Tim Sherwood has had two games in charge of Tottenham Hotspur. In the first, his team, sixth in the league, played West Ham United, 17th in the table, at home in the quarterfinal of the Capital One Cup. In the second, his side played a Southampton side eighth in the table and missing six first-team regulars in the Premier League.
In both matches Sherwood fielded an attacking 4-4-2. Both matches were open, end-to-end encounters. Both were games that, given the personnel available, Tottenham should have expected to win: both became a crap-shoot, with chances at either end. Tottenham lost to West Ham but beat Southampton. And that was enough to get Sherwood an 18-month contract.
Not only that, but such was the antipathy of Andre Villas-Boas, who was sacked last Monday after a 5-0 defeat to Liverpool, that many have hailed the two games Spurs have played under Sherwood as the start of the revolution, a welcome antidote to the last days of Villas-Boas.
Maybe Sherwood has played his cards incredibly cleverly. Maybe he has deliberately adopted a devil-may-care, caution-be-damned, early-90s 4-4-2, fill-the-box, want-it-more-boys, drunks-slugging-it-out-in-a-pub-car-park approach, because he knows it sets him apart from Villas-Boas, who was always checking his statistics on his metaphorical clipboard like a pernickety supervisor on a stockcheck, biros arranged neatly in his shirt pocket.
Maybe, having got the job, having cleansed White Hart Lane of all traces of Portuguese technocrattery with a swift blast of Blackburn Rovers circa 1995, he will show more tactical subtlety. But, at the moment, this is a bewildering appointment that seems to have more to do with deeper battles for the soul of English football than with what is best for Tottenham.
Football management recently had become a game for smart, young, clever men who espouse theories of play and specialize in analyzing data: the focus is far more on the management than on the football. It's no longer about instinct, having a feel for the game, knowing which players need an arm around the shoulder and which a slap in the face to get them going. And there is resistance to that, partly because football is an instinctively conservative game and partly because British society generally is suspicious of intellectualism.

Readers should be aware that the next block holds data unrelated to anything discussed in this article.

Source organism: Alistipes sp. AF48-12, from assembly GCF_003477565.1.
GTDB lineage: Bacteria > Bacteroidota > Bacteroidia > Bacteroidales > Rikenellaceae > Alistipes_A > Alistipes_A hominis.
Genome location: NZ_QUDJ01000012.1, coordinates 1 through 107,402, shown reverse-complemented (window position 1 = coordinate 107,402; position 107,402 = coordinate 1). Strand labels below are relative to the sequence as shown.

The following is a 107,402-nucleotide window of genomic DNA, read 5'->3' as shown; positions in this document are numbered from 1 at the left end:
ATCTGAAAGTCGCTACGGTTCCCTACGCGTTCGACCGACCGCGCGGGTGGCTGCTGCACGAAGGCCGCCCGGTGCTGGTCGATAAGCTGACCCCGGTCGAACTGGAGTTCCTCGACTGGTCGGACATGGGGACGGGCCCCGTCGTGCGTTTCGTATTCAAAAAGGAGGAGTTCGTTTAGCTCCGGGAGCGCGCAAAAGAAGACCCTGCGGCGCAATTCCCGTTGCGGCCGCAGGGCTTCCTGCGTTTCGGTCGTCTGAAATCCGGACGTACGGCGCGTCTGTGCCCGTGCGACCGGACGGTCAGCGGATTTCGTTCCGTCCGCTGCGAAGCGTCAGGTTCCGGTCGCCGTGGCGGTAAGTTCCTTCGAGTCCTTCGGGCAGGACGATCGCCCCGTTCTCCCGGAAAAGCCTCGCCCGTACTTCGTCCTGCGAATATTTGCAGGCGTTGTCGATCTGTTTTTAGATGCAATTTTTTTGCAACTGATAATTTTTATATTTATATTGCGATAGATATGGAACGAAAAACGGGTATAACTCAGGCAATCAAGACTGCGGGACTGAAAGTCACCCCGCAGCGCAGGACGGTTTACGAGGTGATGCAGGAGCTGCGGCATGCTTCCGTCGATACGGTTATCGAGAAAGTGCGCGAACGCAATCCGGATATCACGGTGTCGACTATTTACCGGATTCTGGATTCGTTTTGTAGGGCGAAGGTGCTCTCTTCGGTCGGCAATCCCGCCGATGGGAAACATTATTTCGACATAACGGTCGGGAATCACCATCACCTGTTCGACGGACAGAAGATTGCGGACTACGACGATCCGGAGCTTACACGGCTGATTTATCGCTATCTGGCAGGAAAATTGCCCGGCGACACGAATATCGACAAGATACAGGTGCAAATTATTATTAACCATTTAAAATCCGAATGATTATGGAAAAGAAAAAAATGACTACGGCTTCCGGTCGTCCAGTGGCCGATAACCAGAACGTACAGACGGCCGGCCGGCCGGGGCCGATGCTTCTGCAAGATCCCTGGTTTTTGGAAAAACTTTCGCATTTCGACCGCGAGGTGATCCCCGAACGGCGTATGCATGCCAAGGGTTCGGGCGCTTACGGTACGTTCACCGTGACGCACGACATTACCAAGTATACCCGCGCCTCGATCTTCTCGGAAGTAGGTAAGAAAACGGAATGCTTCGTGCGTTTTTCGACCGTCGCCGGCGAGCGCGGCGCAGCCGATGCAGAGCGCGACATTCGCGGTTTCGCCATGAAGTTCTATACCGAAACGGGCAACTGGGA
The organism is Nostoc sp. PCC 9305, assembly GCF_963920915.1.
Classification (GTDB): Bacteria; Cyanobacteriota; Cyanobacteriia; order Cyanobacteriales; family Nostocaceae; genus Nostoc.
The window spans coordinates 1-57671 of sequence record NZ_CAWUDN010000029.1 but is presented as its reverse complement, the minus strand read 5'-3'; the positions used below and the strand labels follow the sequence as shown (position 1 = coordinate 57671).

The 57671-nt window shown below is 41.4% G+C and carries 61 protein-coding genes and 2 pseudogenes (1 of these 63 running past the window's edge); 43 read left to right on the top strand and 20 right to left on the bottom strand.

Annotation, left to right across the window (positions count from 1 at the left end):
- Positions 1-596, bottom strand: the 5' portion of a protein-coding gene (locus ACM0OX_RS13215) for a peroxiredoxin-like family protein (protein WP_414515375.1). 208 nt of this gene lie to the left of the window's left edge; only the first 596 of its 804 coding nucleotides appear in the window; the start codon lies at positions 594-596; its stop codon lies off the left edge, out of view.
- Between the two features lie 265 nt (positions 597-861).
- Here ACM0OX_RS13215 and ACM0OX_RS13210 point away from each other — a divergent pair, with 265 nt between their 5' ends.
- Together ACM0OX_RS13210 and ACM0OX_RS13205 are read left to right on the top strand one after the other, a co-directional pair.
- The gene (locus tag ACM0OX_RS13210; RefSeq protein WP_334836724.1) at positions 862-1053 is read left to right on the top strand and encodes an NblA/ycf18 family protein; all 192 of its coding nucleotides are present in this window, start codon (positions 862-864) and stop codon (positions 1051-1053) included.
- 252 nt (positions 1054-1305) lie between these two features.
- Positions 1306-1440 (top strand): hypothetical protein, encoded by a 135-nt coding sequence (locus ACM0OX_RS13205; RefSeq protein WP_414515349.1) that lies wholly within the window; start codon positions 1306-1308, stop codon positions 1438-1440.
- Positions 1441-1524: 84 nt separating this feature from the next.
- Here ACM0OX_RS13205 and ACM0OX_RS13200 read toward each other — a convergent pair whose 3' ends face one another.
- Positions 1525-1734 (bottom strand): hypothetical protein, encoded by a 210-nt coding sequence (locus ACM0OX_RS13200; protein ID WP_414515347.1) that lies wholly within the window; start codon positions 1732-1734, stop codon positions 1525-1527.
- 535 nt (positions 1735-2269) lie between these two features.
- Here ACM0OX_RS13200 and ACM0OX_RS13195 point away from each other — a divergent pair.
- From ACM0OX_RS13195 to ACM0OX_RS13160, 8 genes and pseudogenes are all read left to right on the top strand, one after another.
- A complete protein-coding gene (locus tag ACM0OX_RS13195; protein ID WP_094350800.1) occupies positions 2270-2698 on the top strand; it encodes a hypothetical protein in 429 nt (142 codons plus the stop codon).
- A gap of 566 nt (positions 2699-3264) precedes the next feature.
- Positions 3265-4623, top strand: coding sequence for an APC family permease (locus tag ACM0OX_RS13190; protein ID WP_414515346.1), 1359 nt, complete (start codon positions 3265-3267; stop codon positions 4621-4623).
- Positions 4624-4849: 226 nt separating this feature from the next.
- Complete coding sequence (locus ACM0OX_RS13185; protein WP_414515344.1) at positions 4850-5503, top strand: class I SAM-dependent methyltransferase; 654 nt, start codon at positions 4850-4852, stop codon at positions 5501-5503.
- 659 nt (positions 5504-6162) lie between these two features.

Sherwood is of the old school. He speaks like a manager from 20 years ago. He plays gung-ho 4-4-2. He hasn't even completed his coaching badges -- and is permitted to manage in the Premier League only because he was enrolled on a course beginning in March, although he will presumably now have to defer that (coaching badges, of course, are something else the traditionalists scorn).
Sherwood is the anti-technocrat and in that represents a lurch back towards the school of Harry Redknapp, who was dismissed in summer 2012. Such is Redknapp's popularity among certain sections of the media and football public that his sacking in itself was enough to set many against Villas-Boas -- and, as the nexus of alliances is traced, it's worth pointing out that Sherwood is a business partner of Redknapp's son, Jamie, a former Spurs player and now a television pundit.
What is most baffling is that Spurs, of all clubs, seemed set up for the technocratic approach. They moved early to appoint a director of football, who in theory is supposed to ensure continuity of philosophy throughout the club. Done properly, as the example of Swansea City shows, that allows a club to buy players to fit a basic system that is then enacted and refined by a head coach. Swansea has seen Roberto Martinez, Paulo Sousa and Brendan Rodgers move on without changing its style of play and without its progress being halted. At the very least, the appointment of Sherwood shows that process has failed at Spurs.
Villas-Boas favored a lone front man and a packed midfield. He wanted his side to control games -- and, until the last month of his reign, he basically achieved that; the problem was turning possession and chances into goals. Perhaps his prickliness had undermined morale to the point that he had to go, and the defeats to Manchester City and Liverpool were abject, but for Sherwood, the technical coordinator, to be promoted and rip up the blueprint immediately is evidence that there was no continuity of philosophy through the club. How many of the seven summer signings, brought in at a cost of £110 million, suit his approach?
Perhaps Sherwood has been touched with genius. He has, at least, got Emmanuel Adebayor playing again -- although the way Villas-Boas has been blamed for his handling of a player who has fallen out with every club he's ever played for is baffling. That he was prepared to hand a debut to the 19-year-old French midfielder Nabil Bentaleb on Sunday suggests he will give youth a chance.
Sherwood may be a great success; what makes his appointment so startling is the lack of evidence. This is a shot in the dark: it may go right, but it could equally go horribly wrong.